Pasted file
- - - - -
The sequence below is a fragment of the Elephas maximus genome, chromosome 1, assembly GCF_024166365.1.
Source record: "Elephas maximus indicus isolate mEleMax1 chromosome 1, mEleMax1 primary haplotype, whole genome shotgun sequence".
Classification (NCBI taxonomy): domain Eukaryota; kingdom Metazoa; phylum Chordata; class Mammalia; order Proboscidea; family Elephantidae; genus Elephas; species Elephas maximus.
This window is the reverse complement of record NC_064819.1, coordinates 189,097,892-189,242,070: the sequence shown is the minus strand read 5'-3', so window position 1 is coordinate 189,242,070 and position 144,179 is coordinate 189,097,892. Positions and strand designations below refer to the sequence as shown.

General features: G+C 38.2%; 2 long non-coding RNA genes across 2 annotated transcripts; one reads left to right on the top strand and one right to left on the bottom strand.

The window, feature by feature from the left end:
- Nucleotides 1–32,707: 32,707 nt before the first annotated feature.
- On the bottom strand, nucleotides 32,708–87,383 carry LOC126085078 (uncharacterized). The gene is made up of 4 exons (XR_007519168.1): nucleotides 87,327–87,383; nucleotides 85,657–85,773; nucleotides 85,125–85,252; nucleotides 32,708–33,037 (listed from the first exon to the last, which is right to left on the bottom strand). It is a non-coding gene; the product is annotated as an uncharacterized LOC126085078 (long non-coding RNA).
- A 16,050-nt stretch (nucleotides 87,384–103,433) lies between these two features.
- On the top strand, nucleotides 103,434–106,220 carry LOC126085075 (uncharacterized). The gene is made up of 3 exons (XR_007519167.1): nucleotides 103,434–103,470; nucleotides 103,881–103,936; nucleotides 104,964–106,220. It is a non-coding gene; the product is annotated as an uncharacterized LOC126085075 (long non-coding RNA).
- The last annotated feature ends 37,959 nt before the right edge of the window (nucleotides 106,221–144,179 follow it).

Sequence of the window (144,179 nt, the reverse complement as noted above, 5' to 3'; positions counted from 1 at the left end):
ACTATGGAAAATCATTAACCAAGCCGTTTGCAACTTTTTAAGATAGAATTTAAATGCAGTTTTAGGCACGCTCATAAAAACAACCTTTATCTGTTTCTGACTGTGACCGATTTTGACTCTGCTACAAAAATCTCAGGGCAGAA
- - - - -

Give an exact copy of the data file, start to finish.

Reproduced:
The sequence below is a fragment of the Elephas maximus genome, chromosome 1, assembly GCF_024166365.1.
Source record: "Elephas maximus indicus isolate mEleMax1 chromosome 1, mEleMax1 primary haplotype, whole genome shotgun sequence".
Classification (NCBI taxonomy): domain Eukaryota; kingdom Metazoa; phylum Chordata; class Mammalia; order Proboscidea; family Elephantidae; genus Elephas; species Elephas maximus.
This window is the reverse complement of record NC_064819.1, coordinates 189,097,892-189,242,070: the sequence shown is the minus strand read 5'-3', so window position 1 is coordinate 189,242,070 and position 144,179 is coordinate 189,097,892. Positions and strand designations below refer to the sequence as shown.

General features: G+C 38.2%; 2 long non-coding RNA genes across 2 annotated transcripts; one reads left to right on the top strand and one right to left on the bottom strand.

The window, feature by feature from the left end:
- Nucleotides 1–32,707: 32,707 nt before the first annotated feature.
- On the bottom strand, nucleotides 32,708–87,383 carry LOC126085078 (uncharacterized). The gene is made up of 4 exons (XR_007519168.1): nucleotides 87,327–87,383; nucleotides 85,657–85,773; nucleotides 85,125–85,252; nucleotides 32,708–33,037 (listed from the first exon to the last, which is right to left on the bottom strand). It is a non-coding gene; the product is annotated as an uncharacterized LOC126085078 (long non-coding RNA).
- A 16,050-nt stretch (nucleotides 87,384–103,433) lies between these two features.
- On the top strand, nucleotides 103,434–106,220 carry LOC126085075 (uncharacterized). The gene is made up of 3 exons (XR_007519167.1): nucleotides 103,434–103,470; nucleotides 103,881–103,936; nucleotides 104,964–106,220. It is a non-coding gene; the product is annotated as an uncharacterized LOC126085075 (long non-coding RNA).
- The last annotated feature ends 37,959 nt before the right edge of the window (nucleotides 106,221–144,179 follow it).

Sequence of the window (144,179 nt, the reverse complement as noted above, 5' to 3'; positions counted from 1 at the left end):
ACTATGGAAAATCATTAACCAAGCCGTTTGCAACTTTTTAAGATAGAATTTAAATGCAGTTTTAGGCACGCTCATAAAAACAACCTTTATCTGTTTCTGACTGTGACCGATTTTGACTCTGCTACAAAAATCTCAGGGCAGAA